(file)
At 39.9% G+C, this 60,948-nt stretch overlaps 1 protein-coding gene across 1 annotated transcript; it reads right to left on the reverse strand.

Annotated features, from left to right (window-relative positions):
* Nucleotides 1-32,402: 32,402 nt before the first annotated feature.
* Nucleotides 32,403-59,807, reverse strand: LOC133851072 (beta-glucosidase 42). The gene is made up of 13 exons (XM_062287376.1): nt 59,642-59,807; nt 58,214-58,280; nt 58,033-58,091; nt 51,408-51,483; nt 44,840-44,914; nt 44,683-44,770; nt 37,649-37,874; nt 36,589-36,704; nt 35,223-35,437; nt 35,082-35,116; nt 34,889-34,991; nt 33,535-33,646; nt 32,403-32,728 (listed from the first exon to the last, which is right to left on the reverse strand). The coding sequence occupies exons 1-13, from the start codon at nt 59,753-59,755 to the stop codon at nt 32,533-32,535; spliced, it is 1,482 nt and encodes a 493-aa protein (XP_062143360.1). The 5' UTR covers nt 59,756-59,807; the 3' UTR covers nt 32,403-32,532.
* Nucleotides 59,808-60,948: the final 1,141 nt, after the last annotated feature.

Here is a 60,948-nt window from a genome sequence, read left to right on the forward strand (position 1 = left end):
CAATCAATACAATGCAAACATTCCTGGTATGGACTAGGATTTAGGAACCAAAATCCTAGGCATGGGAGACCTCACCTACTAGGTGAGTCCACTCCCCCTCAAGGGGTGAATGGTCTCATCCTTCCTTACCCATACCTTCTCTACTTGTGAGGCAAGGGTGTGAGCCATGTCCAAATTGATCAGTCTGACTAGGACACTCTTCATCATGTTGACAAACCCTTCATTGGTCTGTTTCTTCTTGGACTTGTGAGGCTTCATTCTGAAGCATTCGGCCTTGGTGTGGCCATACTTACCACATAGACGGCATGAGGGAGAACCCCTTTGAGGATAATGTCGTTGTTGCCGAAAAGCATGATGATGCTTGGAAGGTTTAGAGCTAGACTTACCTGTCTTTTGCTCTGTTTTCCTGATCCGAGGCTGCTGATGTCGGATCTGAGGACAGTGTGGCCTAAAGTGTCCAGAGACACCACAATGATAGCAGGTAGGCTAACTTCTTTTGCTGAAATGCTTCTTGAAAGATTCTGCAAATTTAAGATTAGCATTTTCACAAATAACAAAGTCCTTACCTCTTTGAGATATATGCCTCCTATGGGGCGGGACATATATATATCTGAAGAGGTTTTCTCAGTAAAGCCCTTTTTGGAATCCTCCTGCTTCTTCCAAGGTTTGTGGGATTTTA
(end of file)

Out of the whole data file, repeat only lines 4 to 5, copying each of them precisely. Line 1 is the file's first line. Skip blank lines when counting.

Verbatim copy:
* Nucleotides 32,403-59,807, reverse strand: LOC133851072 (beta-glucosidase 42). The gene is made up of 13 exons (XM_062287376.1): nt 59,642-59,807; nt 58,214-58,280; nt 58,033-58,091; nt 51,408-51,483; nt 44,840-44,914; nt 44,683-44,770; nt 37,649-37,874; nt 36,589-36,704; nt 35,223-35,437; nt 35,082-35,116; nt 34,889-34,991; nt 33,535-33,646; nt 32,403-32,728 (listed from the first exon to the last, which is right to left on the reverse strand). The coding sequence occupies exons 1-13, from the start codon at nt 59,753-59,755 to the stop codon at nt 32,533-32,535; spliced, it is 1,482 nt and encodes a 493-aa protein (XP_062143360.1). The 5' UTR covers nt 59,756-59,807; the 3' UTR covers nt 32,403-32,532.
* Nucleotides 59,808-60,948: the final 1,141 nt, after the last annotated feature.